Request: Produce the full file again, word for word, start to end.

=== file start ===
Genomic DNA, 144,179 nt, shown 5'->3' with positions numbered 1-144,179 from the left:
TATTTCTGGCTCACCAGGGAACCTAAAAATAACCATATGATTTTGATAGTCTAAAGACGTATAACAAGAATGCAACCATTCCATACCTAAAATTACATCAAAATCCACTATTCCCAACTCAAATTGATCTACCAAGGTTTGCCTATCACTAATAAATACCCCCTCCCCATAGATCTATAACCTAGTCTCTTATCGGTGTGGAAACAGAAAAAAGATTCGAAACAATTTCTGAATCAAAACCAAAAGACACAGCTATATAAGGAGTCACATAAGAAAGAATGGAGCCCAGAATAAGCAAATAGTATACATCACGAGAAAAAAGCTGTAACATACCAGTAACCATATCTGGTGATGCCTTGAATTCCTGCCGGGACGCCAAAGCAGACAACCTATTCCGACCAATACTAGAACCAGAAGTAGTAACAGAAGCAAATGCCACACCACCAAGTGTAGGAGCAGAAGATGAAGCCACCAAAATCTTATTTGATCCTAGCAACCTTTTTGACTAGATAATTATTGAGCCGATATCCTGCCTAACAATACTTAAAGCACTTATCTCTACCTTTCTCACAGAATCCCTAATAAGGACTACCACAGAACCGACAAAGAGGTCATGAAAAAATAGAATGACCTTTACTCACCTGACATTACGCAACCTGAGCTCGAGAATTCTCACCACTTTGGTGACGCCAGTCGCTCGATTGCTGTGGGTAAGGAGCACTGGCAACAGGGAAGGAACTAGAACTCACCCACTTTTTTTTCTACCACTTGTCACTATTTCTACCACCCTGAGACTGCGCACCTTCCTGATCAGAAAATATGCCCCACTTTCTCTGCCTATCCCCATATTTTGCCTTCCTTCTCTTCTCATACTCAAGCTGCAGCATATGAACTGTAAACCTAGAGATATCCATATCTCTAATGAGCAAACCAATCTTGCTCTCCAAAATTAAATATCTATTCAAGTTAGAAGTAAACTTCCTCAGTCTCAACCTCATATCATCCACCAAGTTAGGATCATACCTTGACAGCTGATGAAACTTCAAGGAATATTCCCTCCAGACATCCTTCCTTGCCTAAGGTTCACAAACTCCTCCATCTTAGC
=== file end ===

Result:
Genomic DNA, 144,179 nt, shown 5'->3' with positions numbered 1-144,179 from the left:
TATTTCTGGCTCACCAGGGAACCTAAAAATAACCATATGATTTTGATAGTCTAAAGACGTATAACAAGAATGCAACCATTCCATACCTAAAATTACATCAAAATCCACTATTCCCAACTCAAATTGATCTACCAAGGTTTGCCTATCACTAATAAATACCCCCTCCCCATAGATCTATAACCTAGTCTCTTATCGGTGTGGAAACAGAAAAAAGATTCGAAACAATTTCTGAATCAAAACCAAAAGACACAGCTATATAAGGAGTCACATAAGAAAGAATGGAGCCCAGAATAAGCAAATAGTATACATCACGAGAAAAAAGCTGTAACATACCAGTAACCATATCTGGTGATGCCTTGAATTCCTGCCGGGACGCCAAAGCAGACAACCTATTCCGACCAATACTAGAACCAGAAGTAGTAACAGAAGCAAATGCCACACCACCAAGTGTAGGAGCAGAAGATGAAGCCACCAAAATCTTATTTGATCCTAGCAACCTTTTTGACTAGATAATTATTGAGCCGATATCCTGCCTAACAATACTTAAAGCACTTATCTCTACCTTTCTCACAGAATCCCTAATAAGGACTACCACAGAACCGACAAAGAGGTCATGAAAAAATAGAATGACCTTTACTCACCTGACATTACGCAACCTGAGCTCGAGAATTCTCACCACTTTGGTGACGCCAGTCGCTCGATTGCTGTGGGTAAGGAGCACTGGCAACAGGGAAGGAACTAGAACTCACCCACTTTTTTTTCTACCACTTGTCACTATTTCTACCACCCTGAGACTGCGCACCTTCCTGATCAGAAAATATGCCCCACTTTCTCTGCCTATCCCCATATTTTGCCTTCCTTCTCTTCTCATACTCAAGCTGCAGCATATGAACTGTAAACCTAGAGATATCCATATCTCTAATGAGCAAACCAATCTTGCTCTCCAAAATTAAATATCTATTCAAGTTAGAAGTAAACTTCCTCAGTCTCAACCTCATATCATCCACCAAGTTAGGATCATACCTTGACAGCTGATGAAACTTCAAGGAATATTCCCTCCAGACATCCTTCCTTGCCTAAGGTTCACAAACTCCTCCATCTTAGC